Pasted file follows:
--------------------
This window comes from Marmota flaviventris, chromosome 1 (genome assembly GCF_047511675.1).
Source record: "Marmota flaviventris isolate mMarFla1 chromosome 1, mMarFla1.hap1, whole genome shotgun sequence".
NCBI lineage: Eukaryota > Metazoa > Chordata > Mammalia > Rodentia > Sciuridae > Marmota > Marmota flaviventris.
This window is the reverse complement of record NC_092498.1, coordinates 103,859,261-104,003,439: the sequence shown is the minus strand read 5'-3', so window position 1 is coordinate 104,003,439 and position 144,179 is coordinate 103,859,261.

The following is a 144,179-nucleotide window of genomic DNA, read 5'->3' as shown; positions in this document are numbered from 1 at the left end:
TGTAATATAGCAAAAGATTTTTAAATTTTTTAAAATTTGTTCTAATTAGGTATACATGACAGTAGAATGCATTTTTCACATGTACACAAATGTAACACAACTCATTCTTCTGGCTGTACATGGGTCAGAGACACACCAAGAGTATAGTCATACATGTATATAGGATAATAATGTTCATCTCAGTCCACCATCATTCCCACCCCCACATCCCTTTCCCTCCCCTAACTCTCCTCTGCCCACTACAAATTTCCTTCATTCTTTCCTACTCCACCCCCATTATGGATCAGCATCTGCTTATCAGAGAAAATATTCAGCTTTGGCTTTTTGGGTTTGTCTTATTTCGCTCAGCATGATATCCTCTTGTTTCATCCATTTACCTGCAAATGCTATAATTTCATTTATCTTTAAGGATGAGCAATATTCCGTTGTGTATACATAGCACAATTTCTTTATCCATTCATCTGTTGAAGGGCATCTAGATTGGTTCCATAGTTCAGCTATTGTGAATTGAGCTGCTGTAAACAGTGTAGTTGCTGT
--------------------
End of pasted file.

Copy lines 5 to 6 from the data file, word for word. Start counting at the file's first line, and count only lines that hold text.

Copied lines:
The following is a 144,179-nucleotide window of genomic DNA, read 5'->3' as shown; positions in this document are numbered from 1 at the left end:
TGTAATATAGCAAAAGATTTTTAAATTTTTTAAAATTTGTTCTAATTAGGTATACATGACAGTAGAATGCATTTTTCACATGTACACAAATGTAACACAACTCATTCTTCTGGCTGTACATGGGTCAGAGACACACCAAGAGTATAGTCATACATGTATATAGGATAATAATGTTCATCTCAGTCCACCATCATTCCCACCCCCACATCCCTTTCCCTCCCCTAACTCTCCTCTGCCCACTACAAATTTCCTTCATTCTTTCCTACTCCACCCCCATTATGGATCAGCATCTGCTTATCAGAGAAAATATTCAGCTTTGGCTTTTTGGGTTTGTCTTATTTCGCTCAGCATGATATCCTCTTGTTTCATCCATTTACCTGCAAATGCTATAATTTCATTTATCTTTAAGGATGAGCAATATTCCGTTGTGTATACATAGCACAATTTCTTTATCCATTCATCTGTTGAAGGGCATCTAGATTGGTTCCATAGTTCAGCTATTGTGAATTGAGCTGCTGTAAACAGTGTAGTTGCTGT